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Obesity


Epidemiology

It is estimated that three of five American adults are overweight or obese (> 100 million persons) and the cost of obesity in the United State is in excess of $100 billion annually. In the last 30 years, the prevalence of obesity has nearly doubled from 12.8% to 22.5% of the U.S. population. The prevalence of obesity is particularly high in many ethnic minority women (e.g., African American, Mexican American, Native American, Pacific Islander American, Puerto Rican, and Cuban American). Obesity, in fact, is second to tobacco use as a public health hazard, contributing to more than 300,000 premature deaths annually and is associated with a twofold increase in mortality. Obesity is also on the increase in young adults and children. In minority populations, up to 30% to 40% of the children and adolescents are overweight. The precise amount of body fat mass that causes medical complications depends on patient’s gender, body fat distribution, weight (fat) gain since early adulthood, level of fitness and genetic factors.

Definition

Obesity is defined as a complex multifactorial chronic disease that develops from an interaction of genotype and environment. The type of fat accumulated and the site where the fat is deposited has different health implications and require different approaches to management.

Body mass index

Table BODY MASS INDEX represents the relationship between weight and height. Body mass index is calculated as weight in kilograms divided by height in square meters or as weight in pounds multiplied by 704.5 and divided by height in square inches. The National Institutes of Health has issued guidelines for the classification of weight status by Body mass index that separates patients by risk: Those with a Body mass index of 25.0 to 29.9 kg/m2 are considered overweight; those with a Body mass index more than 30 kg/m2 are considered obese. Extreme obesity is defined as a Body mass index more than 40 kg/m2 and carries a much higher risk for morbidity and mortality. The optimal Body mass index to minimize the consequences of obesity-related diseases is probably in the range of 19 to 21 kg/m2 for women and 20 to 22 kg/m2 for men. It is reported that American adults, especially women, who weigh 15% less than their age-matched, normal-weight peers have a significant reduction in projected mortality. Additional factors such as fat distribution and recent weight gain also modify the risk within each Body mass index category. Persons with increased abdominal fat have increased risk for hypertension, ischemic heart disease, dyslipidemia, diabetes mellitus, and insulin resistance syndrome than those with increased gluteal and femoral fat.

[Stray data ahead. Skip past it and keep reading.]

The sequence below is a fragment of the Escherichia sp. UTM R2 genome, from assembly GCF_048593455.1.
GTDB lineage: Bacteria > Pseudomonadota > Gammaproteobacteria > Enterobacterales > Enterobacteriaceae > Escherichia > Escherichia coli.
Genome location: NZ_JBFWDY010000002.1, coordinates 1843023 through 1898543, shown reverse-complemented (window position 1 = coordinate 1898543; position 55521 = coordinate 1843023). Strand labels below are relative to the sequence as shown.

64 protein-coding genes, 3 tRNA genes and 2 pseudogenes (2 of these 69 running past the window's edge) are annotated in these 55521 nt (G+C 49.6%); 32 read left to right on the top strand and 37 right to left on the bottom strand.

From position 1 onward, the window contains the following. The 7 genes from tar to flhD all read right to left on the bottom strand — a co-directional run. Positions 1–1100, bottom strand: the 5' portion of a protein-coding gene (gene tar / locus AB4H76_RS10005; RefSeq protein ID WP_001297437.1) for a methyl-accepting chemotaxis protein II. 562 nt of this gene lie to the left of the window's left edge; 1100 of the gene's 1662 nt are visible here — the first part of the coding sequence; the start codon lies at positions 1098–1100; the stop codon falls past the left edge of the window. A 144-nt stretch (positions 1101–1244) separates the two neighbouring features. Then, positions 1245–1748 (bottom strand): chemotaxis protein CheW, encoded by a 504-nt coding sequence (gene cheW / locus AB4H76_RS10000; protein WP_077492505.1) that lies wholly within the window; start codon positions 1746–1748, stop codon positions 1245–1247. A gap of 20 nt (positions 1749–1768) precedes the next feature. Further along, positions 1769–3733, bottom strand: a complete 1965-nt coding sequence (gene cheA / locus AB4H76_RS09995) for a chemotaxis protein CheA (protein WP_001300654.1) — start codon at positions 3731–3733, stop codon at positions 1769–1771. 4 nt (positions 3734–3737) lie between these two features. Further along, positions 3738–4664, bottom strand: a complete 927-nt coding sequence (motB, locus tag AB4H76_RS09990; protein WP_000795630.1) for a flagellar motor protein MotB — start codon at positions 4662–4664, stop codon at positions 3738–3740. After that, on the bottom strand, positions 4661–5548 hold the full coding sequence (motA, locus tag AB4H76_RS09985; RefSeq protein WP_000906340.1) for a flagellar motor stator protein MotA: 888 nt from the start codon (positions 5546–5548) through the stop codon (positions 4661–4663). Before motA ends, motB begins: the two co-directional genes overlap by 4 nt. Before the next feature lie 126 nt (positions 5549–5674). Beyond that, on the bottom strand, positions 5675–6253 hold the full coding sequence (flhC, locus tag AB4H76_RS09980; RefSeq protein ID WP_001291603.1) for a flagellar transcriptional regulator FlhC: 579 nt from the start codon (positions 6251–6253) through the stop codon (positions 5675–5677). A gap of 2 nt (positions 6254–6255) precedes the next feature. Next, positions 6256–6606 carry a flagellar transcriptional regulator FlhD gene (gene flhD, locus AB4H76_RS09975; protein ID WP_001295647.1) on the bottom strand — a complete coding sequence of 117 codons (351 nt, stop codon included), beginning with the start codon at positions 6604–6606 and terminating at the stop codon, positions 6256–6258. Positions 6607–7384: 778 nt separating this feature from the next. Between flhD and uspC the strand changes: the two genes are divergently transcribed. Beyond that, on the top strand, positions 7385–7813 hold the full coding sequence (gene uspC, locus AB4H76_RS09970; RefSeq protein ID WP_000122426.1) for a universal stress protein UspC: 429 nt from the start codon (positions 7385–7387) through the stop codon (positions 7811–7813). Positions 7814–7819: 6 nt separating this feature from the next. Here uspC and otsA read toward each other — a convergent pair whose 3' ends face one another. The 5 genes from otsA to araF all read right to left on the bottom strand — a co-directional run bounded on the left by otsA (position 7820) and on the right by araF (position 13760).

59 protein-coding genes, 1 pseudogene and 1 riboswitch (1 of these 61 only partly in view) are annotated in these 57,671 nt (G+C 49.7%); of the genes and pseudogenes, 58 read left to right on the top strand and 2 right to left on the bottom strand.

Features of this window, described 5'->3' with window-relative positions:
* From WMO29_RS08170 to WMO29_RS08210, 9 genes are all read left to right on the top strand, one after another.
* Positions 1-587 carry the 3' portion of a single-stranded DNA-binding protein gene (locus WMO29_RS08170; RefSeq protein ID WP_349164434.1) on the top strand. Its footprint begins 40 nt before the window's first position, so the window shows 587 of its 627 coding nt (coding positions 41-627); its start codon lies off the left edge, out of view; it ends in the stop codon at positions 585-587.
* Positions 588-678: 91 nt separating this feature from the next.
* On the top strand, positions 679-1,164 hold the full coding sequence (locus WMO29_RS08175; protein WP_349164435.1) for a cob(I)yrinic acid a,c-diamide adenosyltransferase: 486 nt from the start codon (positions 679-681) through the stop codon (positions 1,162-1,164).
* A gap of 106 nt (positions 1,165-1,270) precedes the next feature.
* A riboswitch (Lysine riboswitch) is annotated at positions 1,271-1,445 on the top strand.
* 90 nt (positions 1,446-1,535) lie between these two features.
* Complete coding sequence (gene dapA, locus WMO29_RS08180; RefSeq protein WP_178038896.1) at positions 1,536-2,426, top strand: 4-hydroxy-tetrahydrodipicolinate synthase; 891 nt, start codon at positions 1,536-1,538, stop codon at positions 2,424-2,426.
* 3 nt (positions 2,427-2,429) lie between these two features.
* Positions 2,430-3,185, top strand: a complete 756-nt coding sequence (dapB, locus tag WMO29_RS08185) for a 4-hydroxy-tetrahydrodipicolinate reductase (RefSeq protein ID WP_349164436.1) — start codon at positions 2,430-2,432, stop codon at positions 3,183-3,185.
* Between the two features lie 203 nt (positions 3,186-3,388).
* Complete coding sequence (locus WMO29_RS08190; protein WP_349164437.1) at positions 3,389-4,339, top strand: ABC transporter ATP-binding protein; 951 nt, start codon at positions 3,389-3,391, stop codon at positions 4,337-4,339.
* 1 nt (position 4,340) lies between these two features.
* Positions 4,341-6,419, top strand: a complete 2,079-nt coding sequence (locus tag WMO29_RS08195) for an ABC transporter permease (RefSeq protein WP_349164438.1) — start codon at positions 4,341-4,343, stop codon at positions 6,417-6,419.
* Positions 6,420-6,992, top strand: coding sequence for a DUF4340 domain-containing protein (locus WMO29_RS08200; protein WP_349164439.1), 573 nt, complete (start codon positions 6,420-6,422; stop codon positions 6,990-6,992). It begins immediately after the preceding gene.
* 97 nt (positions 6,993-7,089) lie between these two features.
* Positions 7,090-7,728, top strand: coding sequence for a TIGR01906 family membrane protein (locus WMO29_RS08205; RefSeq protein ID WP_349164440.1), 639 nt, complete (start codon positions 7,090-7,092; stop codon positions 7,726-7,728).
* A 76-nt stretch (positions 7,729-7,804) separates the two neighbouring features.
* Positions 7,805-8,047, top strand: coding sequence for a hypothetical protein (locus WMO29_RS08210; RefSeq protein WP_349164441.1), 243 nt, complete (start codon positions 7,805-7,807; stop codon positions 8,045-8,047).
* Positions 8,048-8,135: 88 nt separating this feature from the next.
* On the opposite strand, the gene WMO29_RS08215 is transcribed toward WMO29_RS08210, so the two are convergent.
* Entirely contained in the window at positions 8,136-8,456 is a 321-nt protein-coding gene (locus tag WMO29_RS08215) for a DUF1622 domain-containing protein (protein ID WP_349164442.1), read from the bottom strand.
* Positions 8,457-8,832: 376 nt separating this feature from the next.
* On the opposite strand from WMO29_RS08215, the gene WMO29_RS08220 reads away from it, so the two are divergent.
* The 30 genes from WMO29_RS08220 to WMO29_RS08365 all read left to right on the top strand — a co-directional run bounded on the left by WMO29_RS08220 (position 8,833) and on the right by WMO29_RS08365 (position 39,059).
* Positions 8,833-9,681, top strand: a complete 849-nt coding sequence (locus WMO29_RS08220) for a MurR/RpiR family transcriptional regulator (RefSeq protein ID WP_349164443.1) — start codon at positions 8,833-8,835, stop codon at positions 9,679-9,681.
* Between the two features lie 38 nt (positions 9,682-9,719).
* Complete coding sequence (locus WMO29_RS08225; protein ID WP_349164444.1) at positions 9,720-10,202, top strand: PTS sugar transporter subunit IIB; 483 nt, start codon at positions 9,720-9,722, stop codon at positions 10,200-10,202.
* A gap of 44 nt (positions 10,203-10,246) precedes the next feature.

Weight gain during adulthood is an additional risk factor for medical complications. Weight gain of 75 kg in body weight since the age of 18 to 20 years increases the relative risk for cholelithiasis, diabetes mellitus, hypertension, and ischemic heart disease.Waist circumference correlates adequately with abdominal fat distribution. Deposition of fat in the abdomen, particularly if it is out of proportion to fat distribution elsewhere in the body, represents a health risk for morbidity and mortality that is independent of being overweight or obese. Measuring waist circumference, best taken at the level of the umbilicus with the patient in the supine position, is a reasonable method for assessing a patient’s health risk and monitoring weight-reduction interventions.

Waist-to-hip ratio is another measurement that may be helpful in assessing the risk of morbidity and mortality in relation to excess weight. The waist circumference is measured at the level of the umbilicus with the patient in the supine position and the hip circumference should be measured at the maximal girth around the buttocks. The Waist-to-hip ratio is calculated as

Waist-to-hip ratio = Waist circumference (cm or in)/hip circumference (cm or in)

TABLE. WEIGHT-ASSOCIATED DISEASE RISK
Weight Class
Body Mass
Index (kg/m2)
Waist Circumference
Women >88 cm or 35 in.
Men >102 cm or 40 in.
Extreme obesity >40 Extremely high risk
Obesity II >35-39.9 Very high risk
Obesity I >30-34.9 High risk
Overweight >25-29.9 Increased risk
Normal 18-24.9 Increased risk
Underweight <18.5 Increased risk

A Waist-to-hip ratio of more than 0.95 for males and more than 0.80 for females is associated with an increased risk of morbidity and mortality.

Pathogenesis